Lesson 1.3 — Stability and Accuracy (channel flow cont. from L1.1)

In the previous two lessons, we leant how to start simulation (Lesson 1.1), and some of display operations (Lesson 1.2). In Lesson 1.2, we also observed there are numerical oscillations in the velocity and vorticity fields (Figs. 9 and 10 of Lesson 1.2). In this lesson, we will learn how to set some of parameters in grid.txt for better accuracy and/or numerical stability.

Generally in CFD (Computational Fluid Dynamics), more simulation accuracy requires more computational resources (computational time, RAM, mode complicated codes, …). Also most of the time, we have to compromise simulation accuracy and computational time for numerical stability. Please bear in mind them and let’s move on.

Remove numerical wiggle

First, let’s consider the numerical oscillations we observed in Lesson 1.2. We start from the original grid.txt for the 2D Channel Flow case which can be downloaded from here. Open grid.txt in the main directly. As explained in Lesson 1.1, grid.txt specifies numerical parameters. All lines except line separators consist of 3 blocks. For example, after the second line separator, you see this:
``` 01:cmode 0 // Simulation mode, .... ```
The first block (01:cmode) denotes a name of each parameters (often similar name to the notation used in the Users’ Guide). The second block (“0” in above example) is the number you specify for each parameter. Then the third block (// Simulation mode, …) is just a comment, and nothing to do with the simulation results. These three blocks have to be separated by space(s).

``` 02:nx 384 // No. grid points in x 03:ny 128 // No. grid points in y 04:lx 0.015 // Domain x-size 05:ly 0.005 // Domain y-size ```
As the comments say, nx and ny are respectively number of grid points in x and y directions, and lx and ly are respectively the length in x and y directions (use SI units). Since Flowsquare solves flow field using Finite Difference Scheme, more number of grid points in a unit domain length means more accurate your simulation would be. However, more grid points massively increases the computational time, so you have to balance between the resolution and computational time. Also, except for special cases, the grid densities (lx/nx and ly/ny) in x and y direction should be equal.

Now, we have following lines in grid.txt.
``` 10:nfil 0 // Interval time steps for filtering 11:wfil 0 // Relaxation parameter for filtering ```
These lines are directly related to the current problem — unphysical oscillation. Filtering means you add a viscosity to your flow so that tiny wiggles, which are too small to be physical, disappear. Let’s change the above lines to:
``` 10:nfil 1 // Interval time steps for filtering 11:wfil 1 // Relaxation parameter for filtering ```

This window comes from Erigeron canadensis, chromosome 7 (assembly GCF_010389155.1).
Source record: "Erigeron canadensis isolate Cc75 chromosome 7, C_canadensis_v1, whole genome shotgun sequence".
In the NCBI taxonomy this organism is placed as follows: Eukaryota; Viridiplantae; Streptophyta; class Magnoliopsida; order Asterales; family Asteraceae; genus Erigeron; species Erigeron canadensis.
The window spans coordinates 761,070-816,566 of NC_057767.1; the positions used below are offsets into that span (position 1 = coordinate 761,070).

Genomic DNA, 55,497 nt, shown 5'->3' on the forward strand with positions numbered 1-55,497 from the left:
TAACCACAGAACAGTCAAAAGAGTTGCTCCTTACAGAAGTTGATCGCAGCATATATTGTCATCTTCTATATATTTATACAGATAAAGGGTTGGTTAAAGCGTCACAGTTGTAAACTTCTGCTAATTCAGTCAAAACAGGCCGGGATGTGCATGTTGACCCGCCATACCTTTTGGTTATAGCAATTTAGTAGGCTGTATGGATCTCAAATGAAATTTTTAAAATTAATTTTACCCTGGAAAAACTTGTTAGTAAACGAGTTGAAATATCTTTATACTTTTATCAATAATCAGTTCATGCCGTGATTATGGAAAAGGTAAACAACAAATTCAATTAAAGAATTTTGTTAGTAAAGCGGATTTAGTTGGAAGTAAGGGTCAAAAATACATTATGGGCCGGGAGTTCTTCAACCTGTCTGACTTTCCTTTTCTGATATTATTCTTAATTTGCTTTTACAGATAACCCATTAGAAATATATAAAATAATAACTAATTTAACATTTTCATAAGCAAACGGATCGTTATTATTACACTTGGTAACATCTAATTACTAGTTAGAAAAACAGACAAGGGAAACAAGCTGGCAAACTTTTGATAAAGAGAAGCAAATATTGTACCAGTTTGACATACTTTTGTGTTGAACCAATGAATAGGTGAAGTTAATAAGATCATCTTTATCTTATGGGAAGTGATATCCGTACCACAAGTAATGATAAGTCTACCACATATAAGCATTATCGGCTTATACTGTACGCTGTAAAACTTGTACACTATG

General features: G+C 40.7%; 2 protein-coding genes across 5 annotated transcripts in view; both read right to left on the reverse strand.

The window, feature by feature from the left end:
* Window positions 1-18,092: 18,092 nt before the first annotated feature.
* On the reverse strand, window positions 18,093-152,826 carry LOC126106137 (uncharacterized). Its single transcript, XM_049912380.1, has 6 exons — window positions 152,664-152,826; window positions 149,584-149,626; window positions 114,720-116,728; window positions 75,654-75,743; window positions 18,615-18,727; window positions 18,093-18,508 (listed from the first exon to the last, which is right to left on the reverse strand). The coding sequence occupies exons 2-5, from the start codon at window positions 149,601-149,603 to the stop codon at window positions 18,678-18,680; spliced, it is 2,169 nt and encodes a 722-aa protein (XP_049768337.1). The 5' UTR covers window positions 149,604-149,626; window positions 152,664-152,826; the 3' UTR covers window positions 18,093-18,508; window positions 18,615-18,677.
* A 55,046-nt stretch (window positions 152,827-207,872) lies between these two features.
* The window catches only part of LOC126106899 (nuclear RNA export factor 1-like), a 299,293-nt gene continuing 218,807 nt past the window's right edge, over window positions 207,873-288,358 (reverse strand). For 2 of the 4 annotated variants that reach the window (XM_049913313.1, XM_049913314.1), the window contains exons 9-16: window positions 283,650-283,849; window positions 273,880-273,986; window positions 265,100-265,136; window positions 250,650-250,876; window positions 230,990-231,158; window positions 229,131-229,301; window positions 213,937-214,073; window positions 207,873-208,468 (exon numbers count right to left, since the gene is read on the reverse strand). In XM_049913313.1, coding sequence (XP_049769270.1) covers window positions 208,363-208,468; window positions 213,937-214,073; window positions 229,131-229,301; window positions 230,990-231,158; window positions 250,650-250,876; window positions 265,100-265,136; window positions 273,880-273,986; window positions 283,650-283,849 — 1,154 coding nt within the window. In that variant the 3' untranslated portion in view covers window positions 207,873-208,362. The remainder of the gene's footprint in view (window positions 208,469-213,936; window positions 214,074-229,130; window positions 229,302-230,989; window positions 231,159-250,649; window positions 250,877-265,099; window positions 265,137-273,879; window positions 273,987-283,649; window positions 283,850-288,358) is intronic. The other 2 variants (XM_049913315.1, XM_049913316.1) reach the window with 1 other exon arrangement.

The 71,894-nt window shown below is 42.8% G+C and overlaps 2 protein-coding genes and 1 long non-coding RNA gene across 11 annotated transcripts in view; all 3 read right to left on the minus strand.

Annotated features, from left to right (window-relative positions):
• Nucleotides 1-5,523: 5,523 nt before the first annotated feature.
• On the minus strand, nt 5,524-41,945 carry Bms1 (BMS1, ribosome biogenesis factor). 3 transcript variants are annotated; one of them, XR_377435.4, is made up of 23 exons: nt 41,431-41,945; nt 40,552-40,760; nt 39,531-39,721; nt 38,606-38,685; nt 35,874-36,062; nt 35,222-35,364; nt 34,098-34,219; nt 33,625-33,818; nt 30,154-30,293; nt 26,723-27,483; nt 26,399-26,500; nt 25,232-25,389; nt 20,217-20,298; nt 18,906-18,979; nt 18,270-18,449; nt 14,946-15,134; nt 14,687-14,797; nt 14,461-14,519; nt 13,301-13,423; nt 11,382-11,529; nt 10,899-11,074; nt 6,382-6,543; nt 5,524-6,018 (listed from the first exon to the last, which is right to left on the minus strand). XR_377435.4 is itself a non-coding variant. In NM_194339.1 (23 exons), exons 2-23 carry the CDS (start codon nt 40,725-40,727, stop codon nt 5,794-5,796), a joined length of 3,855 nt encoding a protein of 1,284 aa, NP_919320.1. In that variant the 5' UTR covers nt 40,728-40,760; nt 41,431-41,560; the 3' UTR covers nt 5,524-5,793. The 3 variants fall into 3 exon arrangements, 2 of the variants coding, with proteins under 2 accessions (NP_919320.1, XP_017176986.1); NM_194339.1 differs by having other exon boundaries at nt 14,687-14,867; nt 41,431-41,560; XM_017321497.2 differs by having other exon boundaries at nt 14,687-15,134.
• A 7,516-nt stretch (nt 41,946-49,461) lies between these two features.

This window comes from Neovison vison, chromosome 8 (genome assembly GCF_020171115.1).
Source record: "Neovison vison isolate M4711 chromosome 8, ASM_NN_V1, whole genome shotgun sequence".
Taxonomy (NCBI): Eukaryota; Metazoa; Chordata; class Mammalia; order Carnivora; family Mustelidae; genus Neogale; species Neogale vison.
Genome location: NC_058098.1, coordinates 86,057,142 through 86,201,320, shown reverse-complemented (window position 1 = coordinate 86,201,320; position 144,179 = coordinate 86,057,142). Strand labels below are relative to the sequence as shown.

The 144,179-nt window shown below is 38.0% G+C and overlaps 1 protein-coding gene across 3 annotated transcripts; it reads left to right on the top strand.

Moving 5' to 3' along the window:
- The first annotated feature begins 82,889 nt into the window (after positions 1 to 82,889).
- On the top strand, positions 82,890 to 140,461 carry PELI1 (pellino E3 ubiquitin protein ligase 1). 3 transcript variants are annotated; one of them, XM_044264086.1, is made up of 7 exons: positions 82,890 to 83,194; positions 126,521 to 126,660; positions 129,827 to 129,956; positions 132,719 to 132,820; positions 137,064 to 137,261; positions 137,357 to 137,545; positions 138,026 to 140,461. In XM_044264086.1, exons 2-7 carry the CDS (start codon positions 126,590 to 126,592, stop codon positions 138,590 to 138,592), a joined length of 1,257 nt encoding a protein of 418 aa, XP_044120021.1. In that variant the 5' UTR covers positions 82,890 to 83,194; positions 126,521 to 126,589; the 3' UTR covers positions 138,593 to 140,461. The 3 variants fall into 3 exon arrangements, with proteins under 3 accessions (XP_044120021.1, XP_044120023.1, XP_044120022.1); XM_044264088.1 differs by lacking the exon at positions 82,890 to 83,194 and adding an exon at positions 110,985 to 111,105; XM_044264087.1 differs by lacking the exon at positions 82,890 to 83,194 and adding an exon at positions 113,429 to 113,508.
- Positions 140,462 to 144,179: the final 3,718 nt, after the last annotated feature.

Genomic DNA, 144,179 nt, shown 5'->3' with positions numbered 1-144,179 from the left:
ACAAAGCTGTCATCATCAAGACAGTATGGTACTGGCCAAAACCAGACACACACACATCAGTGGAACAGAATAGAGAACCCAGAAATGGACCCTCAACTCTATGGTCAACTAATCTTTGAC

and start the simulation. Let’s use “Ch0_filter” as the simulation case name. At around 600 time steps (approx 1 minute simulation), halt the simulation and display a cross sectional graph of v (vertical velocity component) field, just like the one shown in Figure 9 in Lesson 1.2. However this time, the wiggle disappears and the v field would be smooth like Fig. 1 shown below.

Generally, you will need to use filtering for most of simulations. However, using wfil = 1 can sometimes be too much and it may result in a fluid like ketchup. I recommend you use wfil as small as possible (I would use 0.01–0.1).

Enhance accuracy

You may find following line specifying a numerical scheme you use in the simulation:
``` 09:iorder 0 // 0: low order, 1: high order, .... ```
You can use a number from 0 to 3 for iorder to choose from numerical schemes, and each number means:

• iorder=0: Low order scheme (2nd order difference, 1st order time integral)
• iorder=1: High order scheme (4th order difference, 3rd order time integral)
• iorder=2: 2nd order difference and Lax-Wendroff time marching (2nd order)
• iorder=3: 4th order difference and Lax-Wendroff time marching (2nd order)

Here, let’s specify 1 for iorder (as follows), which means we will use a high order scheme to enhance simulation accuracy.
``` 09:iorder 1 // 0: low order, 1: high order, .... ```
Also, since we want to simulate as accurately as possible, remove all the additional viscosity by turning off the filtering as this:
``` 10:nfil 0 // Interval time steps for filtering 11:wfil 0 // Relaxation parameter for filtering ```
Now, we are ready to start high accuracy simulation of the 2D channel flow. This time, computational time can be much longer (approx 3-5 times). You may halt the simulation and check if there are numerical wiggles (hopefully not!). Let’s name the high order simulation as “Ch1”, and simulate the flow using the high accuracy scheme until 4000 time steps. Next, we will compare the low and high order simulation results by using post-analysis mode. Thanks for reading!